If you are still looking for the perfect Christmas present for the fisherman that has everything, I may have the answer. Capt. Jimmy Price and I will be giving some all day fishing schools across N.C. at the end of January and through February. These schools are all on Saturdays and will begin at 8:00 and last until approximately 4:30. They are sponsored by Sea Striker and Star Rods. The dates and locations are: January 30 in Southport; February 20 in Greenville and February 27 in Greensboro. Contact Capt. Jimmy Price at 910-443-1211 or me at 910-279-6760 for more details or to purchase tickets.
Tournaments have all but ended for the year. The Chasin' Tails Speckled Trout Tournament began October 1 and will run through January 31. This tournament features overall winners and monthly prizes for specific weight fish. The current leader is Tom Holland, who was an earlier leader and has upped the ante again. Holland's current big fish is a whopping 8.32 pound gator trout, but it gives us something to shoot for. The special weight for December is 2.97 pounds. For more information, visit www.chasintailsoutdoors.com.
Here's a challenge for the kayak fishermen. The North Carolina Kayak Fishing Association (NCKFA -- www.nckfa.com) has paired with the Oak Island Parks and Recreation Department to announce they will be holding their First Annual Oak Island Classic Kayak Fishing Tournament on October 9, 2010. This tournament will feature divisions for flounder, speckled trout, red drum and king mackerel. Yes, you read that correctly, there will be an ocean division for kings.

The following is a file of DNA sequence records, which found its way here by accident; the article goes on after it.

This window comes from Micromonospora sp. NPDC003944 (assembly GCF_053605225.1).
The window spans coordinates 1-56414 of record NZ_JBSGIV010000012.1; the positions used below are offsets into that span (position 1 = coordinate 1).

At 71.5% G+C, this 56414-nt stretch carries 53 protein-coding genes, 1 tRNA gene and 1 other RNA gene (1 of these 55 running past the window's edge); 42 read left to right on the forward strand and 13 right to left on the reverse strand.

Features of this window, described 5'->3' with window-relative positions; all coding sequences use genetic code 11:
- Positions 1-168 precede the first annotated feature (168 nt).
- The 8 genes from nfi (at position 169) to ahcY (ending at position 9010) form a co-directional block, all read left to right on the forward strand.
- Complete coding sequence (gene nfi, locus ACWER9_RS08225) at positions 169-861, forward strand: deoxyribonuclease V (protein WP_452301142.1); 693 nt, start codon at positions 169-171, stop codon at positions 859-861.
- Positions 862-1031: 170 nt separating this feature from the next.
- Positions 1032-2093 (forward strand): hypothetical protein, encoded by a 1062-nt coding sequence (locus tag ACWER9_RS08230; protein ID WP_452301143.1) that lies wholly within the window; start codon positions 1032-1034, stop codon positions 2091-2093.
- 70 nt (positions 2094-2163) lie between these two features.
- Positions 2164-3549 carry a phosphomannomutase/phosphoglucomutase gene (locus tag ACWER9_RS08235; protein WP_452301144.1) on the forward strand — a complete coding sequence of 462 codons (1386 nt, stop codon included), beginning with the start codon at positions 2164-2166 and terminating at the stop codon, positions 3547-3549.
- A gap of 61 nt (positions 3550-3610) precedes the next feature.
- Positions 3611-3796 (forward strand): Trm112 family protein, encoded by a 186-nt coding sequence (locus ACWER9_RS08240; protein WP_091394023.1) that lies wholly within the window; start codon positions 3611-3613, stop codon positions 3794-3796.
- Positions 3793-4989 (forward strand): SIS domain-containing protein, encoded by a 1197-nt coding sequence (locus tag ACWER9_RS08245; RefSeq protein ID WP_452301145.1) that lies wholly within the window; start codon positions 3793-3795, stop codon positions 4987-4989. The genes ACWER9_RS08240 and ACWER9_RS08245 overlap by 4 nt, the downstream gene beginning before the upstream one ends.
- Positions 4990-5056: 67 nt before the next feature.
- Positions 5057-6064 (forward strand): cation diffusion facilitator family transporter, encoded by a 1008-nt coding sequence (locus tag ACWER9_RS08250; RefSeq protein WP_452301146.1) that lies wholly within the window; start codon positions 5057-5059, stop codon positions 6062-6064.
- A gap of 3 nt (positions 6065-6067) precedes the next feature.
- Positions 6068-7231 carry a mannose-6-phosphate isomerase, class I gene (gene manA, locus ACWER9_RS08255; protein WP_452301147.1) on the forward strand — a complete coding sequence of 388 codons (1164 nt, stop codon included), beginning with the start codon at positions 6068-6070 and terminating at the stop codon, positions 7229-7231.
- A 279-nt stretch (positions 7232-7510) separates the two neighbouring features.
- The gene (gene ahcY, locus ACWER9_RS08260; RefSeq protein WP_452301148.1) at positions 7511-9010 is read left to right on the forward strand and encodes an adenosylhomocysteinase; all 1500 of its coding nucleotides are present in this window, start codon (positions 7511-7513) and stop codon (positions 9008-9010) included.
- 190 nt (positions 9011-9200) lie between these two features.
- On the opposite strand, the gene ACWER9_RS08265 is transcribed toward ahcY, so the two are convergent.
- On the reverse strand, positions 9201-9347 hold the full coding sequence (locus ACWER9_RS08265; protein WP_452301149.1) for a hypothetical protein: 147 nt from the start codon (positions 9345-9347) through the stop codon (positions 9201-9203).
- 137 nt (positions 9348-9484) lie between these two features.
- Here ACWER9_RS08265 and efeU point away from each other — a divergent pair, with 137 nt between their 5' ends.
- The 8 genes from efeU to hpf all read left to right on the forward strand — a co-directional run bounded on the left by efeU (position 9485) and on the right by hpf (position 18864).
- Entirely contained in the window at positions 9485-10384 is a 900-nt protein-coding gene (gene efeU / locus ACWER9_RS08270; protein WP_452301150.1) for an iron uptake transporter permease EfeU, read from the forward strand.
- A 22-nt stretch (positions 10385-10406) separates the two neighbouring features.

The NCKFA is a statewide group of kayak fishermen and fisherwomen that has meetings on the third Saturday of each month at the Get:Outdoors (www.getoutdoors.us) store in Greensboro. The beneficiary of the proceeds from this tournament will be the Oak Island Sea Turtle Protection Program that is run by the Oak Island Parks and Recreation Department. More details on the tournament are available at the NCKFA website.
There are a series of Fishing Expos scheduled for N.C. and Va. in January and I will be among the knowledgeable fishermen presenting seminars at these events. The Fishing Expos will be January 8 to 10 at the N.C. State Fairgrounds in Raleigh, January 15 to 17 at the Richmond Raceway Complex in Richmond and January 22 to 24 at the Greensboro Coliseum Complex in Greensboro. For more information, visit the show website at www.ncboatshows.com.